By Mohamad Hamze
Statins are drugs prescribed to those classified as at-risk for heart attack or stroke in order to lower cholesterol levels in the blood. When an individual suffers a heart attack, their risk for a future heart attack or stroke increases over the course of the next year or more, further warranting their need for a statin regimen. However, even given the elevated risk, studies found that over half of heart attack survivors that were prescribed a high-intensity statin after their first incident were no longer maintaining their initial regimen. According to researchers from the Icahn School of Medicine at Mount Sinai in New York City, only 42 percent of those who had been prescribed a high-intensity statin were still taking them regularly two years out from their heart attack. 13 percent were found to have switched to a medium- or low-intensity statin, 19 percent were still taking high-intensity statins but not regularly, and around 20 percent were no longer taking a statin of any kind.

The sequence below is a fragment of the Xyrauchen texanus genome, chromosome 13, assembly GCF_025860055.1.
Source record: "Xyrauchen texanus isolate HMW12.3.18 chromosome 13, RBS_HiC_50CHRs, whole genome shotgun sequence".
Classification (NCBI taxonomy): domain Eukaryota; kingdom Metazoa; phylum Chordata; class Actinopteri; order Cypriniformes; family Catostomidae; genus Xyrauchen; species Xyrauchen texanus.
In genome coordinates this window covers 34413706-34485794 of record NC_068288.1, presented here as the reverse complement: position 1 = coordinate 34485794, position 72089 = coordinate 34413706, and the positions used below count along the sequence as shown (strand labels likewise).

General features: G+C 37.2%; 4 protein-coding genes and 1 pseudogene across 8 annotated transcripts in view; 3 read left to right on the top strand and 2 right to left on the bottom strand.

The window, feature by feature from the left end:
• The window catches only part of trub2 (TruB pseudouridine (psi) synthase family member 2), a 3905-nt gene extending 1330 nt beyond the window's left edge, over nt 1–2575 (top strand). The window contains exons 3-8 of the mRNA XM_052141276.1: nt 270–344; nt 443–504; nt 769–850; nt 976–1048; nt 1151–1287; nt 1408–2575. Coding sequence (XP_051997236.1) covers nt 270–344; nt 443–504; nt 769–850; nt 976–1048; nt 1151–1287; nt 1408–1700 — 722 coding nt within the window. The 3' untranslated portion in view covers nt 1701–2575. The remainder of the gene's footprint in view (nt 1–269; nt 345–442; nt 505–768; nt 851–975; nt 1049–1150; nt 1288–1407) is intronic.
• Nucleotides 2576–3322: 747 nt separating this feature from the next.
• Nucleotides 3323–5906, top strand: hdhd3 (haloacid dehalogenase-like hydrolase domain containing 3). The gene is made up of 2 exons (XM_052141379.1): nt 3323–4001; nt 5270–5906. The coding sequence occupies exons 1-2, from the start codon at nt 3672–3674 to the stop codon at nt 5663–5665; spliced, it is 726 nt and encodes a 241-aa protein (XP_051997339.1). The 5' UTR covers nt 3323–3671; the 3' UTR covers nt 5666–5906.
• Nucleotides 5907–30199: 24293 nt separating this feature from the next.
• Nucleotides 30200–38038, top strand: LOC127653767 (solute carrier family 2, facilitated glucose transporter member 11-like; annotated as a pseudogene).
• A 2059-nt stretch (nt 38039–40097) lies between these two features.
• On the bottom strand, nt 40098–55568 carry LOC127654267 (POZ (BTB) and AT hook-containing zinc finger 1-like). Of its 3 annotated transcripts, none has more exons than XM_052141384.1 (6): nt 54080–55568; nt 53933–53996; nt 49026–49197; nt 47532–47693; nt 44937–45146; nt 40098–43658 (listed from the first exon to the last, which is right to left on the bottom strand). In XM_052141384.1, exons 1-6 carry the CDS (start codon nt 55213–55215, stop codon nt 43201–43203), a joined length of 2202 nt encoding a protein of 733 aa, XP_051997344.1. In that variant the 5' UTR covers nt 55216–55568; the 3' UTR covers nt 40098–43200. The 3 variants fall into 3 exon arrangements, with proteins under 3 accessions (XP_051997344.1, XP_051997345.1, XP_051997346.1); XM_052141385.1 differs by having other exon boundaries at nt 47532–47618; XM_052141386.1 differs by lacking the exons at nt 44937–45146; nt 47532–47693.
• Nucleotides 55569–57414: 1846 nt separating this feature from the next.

Dr. Robert Rosenson of Mt. Sinai has stressed the long-term health benefits of statin use in high cardiovascular-risk individuals, and that the decrease in bodily and vascular inflammation and plaque stabilization conferred by high-intensity statin regimens are very important in the prevention of future heart attacks or strokes. Why, then, are patients not continuing with the regimens that may very well save their lives? Dr. David Pearle, a cardiologist at the MedStar Heart & Vascular Institute in Washington, D.C. explains a few possible reasons. Many patients have complained of muscle pain as a side effect of a high-intensity statin regimen, prompting their physicians to drop them to lower intensities or stop their prescriptions altogether. Also, he cites increased cost and decreased cardiologist follow-up and participation in cardiac rehabilitation clinics as factors in decreased statin use over time, implicating the need for physicians, cardiologists, and health care providers to develop more tolerable and affordable plans for patients that can persist for years following discharge.
"Many Heart Attack Patients Fail to Stick With Statins: MedlinePlus Health News."MedlinePlus. HealthDay, 19 Apr. 2017. Web.